Grocery Sales Going Up

Signs of the Times

Overextended and anxious about the economy, consumers are responding to economic pressures by buying less, borrowing less and paying down credit card debt.

The amount Americans owe on credit cards and other consumer loans plunged a record $21.6 billion in July, dimming prospects that the budding economic recovery will extend to Main Street anytime soon.

However, the recent drop in consumer debt—five times what analysts had predicted—raises an interesting and perplexing point: If U.S. consumers’ current shift from spending to saving lasts, it will affect both the variety of products available to stock c-store shelves, for when spending is cut, so is production, new product roll-outs and potential product innovations, which c-stores traditionally use to great advantage.

The stumbling economy is also affecting how consumers pay for what they buy: Both Visa and MasterCard report that the proportion of debit card transactions on their networks is growing as credit card transactions shrink.

At Visa, debit purchases have surpassed credit purchases and now account for more than half of all its sales volume. MasterCard reports that 40.6% of its U.S. transactions are now debit, up almost 5% from last year.

This news does have a bit of silver lining, though. More people are paying with cash, too, which means fewer card-processing fees.

Grocery sales in c-stores continue to go up even as the economy struggles to recover, and the reasons appear to be varied.

One channel retailer mused that as budgets shrink, people still drawing paychecks are shopping more carefully by planning menus and buying the bulk of their food at big outlets like Sam’s Club and Walmart. Then, in order to save gas and time, they have increased the interim shopping forays for “plug the hole” items like bread and milk.

Indeed, urban and inner city convenience stores are reporting a strong uptick in grocery sales thanks to their convenient location. But the uptick in sales isn’t stopping at city limits, according industry operators with stores in relatively rural locations.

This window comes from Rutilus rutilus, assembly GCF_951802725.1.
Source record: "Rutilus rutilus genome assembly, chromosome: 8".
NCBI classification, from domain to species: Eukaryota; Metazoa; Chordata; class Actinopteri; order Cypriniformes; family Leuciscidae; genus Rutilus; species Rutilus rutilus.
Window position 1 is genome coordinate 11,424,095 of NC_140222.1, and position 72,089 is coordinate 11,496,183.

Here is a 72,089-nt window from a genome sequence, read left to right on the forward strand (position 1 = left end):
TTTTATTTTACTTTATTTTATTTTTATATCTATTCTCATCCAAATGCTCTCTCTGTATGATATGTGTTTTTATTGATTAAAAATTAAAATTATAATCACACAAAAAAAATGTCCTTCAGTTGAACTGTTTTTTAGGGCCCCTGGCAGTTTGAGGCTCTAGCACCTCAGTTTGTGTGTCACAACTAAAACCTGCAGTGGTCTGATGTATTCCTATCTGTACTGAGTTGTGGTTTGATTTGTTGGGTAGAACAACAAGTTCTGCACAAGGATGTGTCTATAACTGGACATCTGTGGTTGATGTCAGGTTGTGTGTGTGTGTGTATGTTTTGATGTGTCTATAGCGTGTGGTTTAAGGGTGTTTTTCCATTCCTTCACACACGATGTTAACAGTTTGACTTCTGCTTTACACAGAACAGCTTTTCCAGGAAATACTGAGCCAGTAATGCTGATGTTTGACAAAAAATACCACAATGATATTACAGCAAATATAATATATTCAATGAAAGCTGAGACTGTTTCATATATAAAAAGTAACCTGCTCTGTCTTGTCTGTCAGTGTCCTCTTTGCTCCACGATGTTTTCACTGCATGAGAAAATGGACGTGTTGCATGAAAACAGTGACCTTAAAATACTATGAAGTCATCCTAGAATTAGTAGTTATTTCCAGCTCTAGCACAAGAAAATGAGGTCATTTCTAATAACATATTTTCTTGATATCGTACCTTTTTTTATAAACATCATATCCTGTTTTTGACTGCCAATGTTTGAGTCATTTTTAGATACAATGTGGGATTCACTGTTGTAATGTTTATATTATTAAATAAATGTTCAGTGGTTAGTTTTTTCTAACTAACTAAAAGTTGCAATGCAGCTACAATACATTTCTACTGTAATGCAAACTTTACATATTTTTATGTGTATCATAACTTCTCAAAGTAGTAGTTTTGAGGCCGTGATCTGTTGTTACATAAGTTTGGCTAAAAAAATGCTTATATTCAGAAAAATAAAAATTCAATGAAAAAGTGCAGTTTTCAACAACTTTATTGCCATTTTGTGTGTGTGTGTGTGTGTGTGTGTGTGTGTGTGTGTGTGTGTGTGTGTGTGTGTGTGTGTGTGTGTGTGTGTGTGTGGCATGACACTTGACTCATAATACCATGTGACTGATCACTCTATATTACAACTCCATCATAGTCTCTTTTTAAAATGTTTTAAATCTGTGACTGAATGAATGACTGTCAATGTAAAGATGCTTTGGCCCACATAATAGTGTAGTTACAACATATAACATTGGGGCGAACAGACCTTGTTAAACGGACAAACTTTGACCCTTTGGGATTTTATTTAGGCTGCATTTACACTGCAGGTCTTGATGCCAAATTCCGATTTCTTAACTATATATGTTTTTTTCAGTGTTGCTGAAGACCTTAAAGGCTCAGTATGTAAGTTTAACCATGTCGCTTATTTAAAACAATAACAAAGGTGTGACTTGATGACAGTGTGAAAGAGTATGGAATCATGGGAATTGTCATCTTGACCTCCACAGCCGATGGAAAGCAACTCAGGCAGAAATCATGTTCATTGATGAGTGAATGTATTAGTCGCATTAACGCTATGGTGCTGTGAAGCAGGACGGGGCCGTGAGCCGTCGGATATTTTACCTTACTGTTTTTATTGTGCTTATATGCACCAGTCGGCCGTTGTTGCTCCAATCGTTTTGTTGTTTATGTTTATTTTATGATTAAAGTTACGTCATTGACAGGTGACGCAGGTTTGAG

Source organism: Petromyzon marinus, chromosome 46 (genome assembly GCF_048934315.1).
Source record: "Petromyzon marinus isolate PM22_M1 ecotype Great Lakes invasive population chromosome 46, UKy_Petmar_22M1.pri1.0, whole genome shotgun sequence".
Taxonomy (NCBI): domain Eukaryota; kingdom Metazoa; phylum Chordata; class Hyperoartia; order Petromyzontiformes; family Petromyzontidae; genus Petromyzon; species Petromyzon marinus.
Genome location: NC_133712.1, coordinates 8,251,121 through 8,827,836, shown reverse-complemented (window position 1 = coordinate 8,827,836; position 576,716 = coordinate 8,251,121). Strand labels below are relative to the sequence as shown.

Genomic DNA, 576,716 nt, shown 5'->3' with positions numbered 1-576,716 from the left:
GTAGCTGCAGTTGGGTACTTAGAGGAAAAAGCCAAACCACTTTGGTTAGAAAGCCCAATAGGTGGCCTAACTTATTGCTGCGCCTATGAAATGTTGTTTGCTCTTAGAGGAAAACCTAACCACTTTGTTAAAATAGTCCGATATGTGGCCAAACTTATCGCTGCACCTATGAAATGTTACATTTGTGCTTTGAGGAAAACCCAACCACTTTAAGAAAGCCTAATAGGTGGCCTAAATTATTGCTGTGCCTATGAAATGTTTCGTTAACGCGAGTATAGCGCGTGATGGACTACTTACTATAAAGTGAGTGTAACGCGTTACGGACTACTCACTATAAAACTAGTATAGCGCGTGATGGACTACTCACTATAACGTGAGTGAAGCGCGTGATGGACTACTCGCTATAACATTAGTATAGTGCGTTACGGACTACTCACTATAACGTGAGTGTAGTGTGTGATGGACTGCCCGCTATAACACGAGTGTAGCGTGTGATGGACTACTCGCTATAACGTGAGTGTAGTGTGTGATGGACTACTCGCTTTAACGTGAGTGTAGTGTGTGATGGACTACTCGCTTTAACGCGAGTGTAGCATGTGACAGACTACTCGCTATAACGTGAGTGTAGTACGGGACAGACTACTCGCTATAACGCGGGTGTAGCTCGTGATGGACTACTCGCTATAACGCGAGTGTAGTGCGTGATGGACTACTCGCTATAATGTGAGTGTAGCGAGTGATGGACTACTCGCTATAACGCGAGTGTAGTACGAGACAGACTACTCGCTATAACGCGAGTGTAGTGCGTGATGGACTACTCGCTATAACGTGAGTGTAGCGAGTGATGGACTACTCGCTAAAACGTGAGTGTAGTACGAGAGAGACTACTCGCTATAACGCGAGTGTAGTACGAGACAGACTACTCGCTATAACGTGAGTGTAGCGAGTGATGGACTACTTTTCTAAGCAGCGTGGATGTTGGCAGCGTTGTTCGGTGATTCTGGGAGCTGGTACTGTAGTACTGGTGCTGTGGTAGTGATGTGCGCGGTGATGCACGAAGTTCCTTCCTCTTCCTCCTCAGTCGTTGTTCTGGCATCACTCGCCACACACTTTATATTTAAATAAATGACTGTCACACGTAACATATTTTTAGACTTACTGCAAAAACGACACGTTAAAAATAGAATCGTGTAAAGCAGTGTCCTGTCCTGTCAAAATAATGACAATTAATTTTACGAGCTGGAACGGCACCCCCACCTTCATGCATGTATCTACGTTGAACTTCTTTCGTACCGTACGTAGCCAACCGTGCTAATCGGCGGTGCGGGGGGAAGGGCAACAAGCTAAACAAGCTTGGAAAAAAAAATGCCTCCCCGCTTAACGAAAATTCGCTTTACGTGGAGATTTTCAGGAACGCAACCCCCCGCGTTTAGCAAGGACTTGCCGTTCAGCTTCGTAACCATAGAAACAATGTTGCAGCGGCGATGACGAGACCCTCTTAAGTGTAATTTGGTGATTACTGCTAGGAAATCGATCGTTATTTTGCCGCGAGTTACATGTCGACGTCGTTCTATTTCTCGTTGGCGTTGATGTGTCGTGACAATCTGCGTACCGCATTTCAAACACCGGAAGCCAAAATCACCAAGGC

So, who’s buying their groceries at the c-store these days?

Defining a store’s core customer needs to include factoring in the store’s location, said Darrell Looney, merchandise buyer for Portland, Ore.-based WSCO Petroleum. Looney cited two WSCO stores located near government-assisted housing complexes to make his point.

“We see those customers every day,” he said. “They don’t have enough money to buy what they need for a week at the grocery store, or they don’t have transportation.”

But maybe they have $20 and have to feed the kids, so they run across the parking lot to the c-store and pick up some chicken, a frozen pizza and a couple of cans of soup. “Let’s face it, people who buy groceries at convenience stores are not making good purchasing decisions, and that’s the general customer you’re dealing with,” Looney said. “I think there are just more of those folks out there now due to the economy and unemployment.”
 
C-Stores Prosper in Bad Times
Looney said he believes convenience stores do better in poor economic times due to the fact that people don’t have enough money on hand to do a major weekly shopping, so aren’t planning ahead. “Every day, it’s, ‘I’ve got to find something to eat.’ It’s almost like our ancestors hunting for food day-by-day,” he said.

This extends beyond grocery to beer. “My beer sales are up tremendously this year. I think this also ties into the economy—more people unemployed, more time on their hands to drink beer. When times get tough and people feel powerless, they don’t make the best decisions,” Looney said.

WSCO sales have been up across all categories, including grocery, despite the fact that he has actually been removing many grocery items over the past couple of years, and adding more candy and salty snacks in their stead. His candy sales have risen 40%.